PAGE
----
Creative writing story

Blogtember Day 12 - Creative writing day: write a (very short) fictional story that starts with this sentence: "To say I was dreading the dinner party would be the understatement of the century."

I wish you could see the look on my face after I read today's writing prompt. 

It was something like this:

I didn't do yesterday's writing prompt because it asked us to post nothing but photos and you know what? I don't have a fancy camera that will allow me to take dreamy, ethereal photographs of my friends frolicking in golden fields beneath a setting summer sun. You know what I have? A camera phone. And 99.% of the pictures on that phone are of my dog or cakes I've made. So thanks, but no thanks. And thanks for bringing it to my attention that I lack adequate picture-taking equipment that could enhance the overall quality of this blog. Now I've missed a writing prompt AND my self-esteem just took a punch to the crotch.

But I feel like I should be a good sport and participate in today's because I'm in a crap mood and maybe spending some time with creative writing side would be just the thing to turn my frown upside down.

Here goes:

To say I was dreading the dinner party would be the understatement of the century, but I went anyway, got drunk and made an ass of myself.

The end. 

Okay, that didn't work. Think positive thoughts, Courtney. This might actually cheer you up.

Take 2:

To say I was dreading the dinner party would be the understatement of the century, but I had long-since mailed my RSVP and would look like a total bitch if I didn't at least make an appearance. That's the problem with making plans months in advance: It sounds like a good idea at the time, but on the night of the actual event, sitting at home in ratty sweat pants and drinking boxed wine with your cats always sounds much more appealing than socializing with other human beings.

But I know Chelsea put a lot of time and effort into this "shabby chic"-themed shindig (whatever the hell "shabby chic" is) because my goodness, she'd only been blabbering about it for months. Every morning she breezes past my cubicle, pokes her head in and broadcasts the official party countdown, as if I wasn't already receiving (and promptly deleting) her weekly e-reminders. "Only 14 more days until the big fiesta!" she'd exclaim enthusiastically, her corn silk curls bouncing in agreement. Then she would lower her voice conspiratorially, like she was letting me in on some top-secret information: "I'll be serving cocktails in ...  mason jars!"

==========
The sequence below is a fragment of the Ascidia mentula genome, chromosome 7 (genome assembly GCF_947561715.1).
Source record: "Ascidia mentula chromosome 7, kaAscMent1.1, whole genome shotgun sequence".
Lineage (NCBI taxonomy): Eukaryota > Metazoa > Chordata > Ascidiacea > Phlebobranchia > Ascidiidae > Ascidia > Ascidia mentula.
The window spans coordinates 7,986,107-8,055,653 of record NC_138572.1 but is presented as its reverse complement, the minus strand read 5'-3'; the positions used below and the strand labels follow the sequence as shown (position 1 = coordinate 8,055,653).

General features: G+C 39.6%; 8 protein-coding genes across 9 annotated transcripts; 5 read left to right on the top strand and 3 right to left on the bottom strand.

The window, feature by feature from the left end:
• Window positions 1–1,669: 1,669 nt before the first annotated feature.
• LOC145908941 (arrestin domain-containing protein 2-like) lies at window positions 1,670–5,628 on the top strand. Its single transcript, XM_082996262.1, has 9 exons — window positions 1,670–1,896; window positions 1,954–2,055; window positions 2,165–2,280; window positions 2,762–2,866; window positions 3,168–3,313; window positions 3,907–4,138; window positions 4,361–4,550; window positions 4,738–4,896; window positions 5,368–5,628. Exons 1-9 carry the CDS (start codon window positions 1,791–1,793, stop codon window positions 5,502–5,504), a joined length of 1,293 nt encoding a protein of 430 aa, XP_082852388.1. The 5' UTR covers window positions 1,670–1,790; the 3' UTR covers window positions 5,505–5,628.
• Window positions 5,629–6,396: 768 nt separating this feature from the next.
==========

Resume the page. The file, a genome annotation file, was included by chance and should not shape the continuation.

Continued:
And I'd respond to this privileged information by slapping a hand over my mouth in exaggerated surprise. "No way!" I'd whisper in mock delight.

After nodding so hard I fear her neck is going to snap, she pantomimes zipping her lips and tosses me the key before scurrying away to undoubtedly share the same exact secret with the rest of her vapid friends.

Like hell I'm going to that party. I'll play along until the big day woefully arrives, and then I'll consult my Rolodex of excuses as to why I can't make it. Hmmm, I don't think I've used dysentery since Gina's Bingo Ball two summers ago ...

Chelsea's high-pitch squeal from a few cubicles away interrupts my thought.

God, I hate her.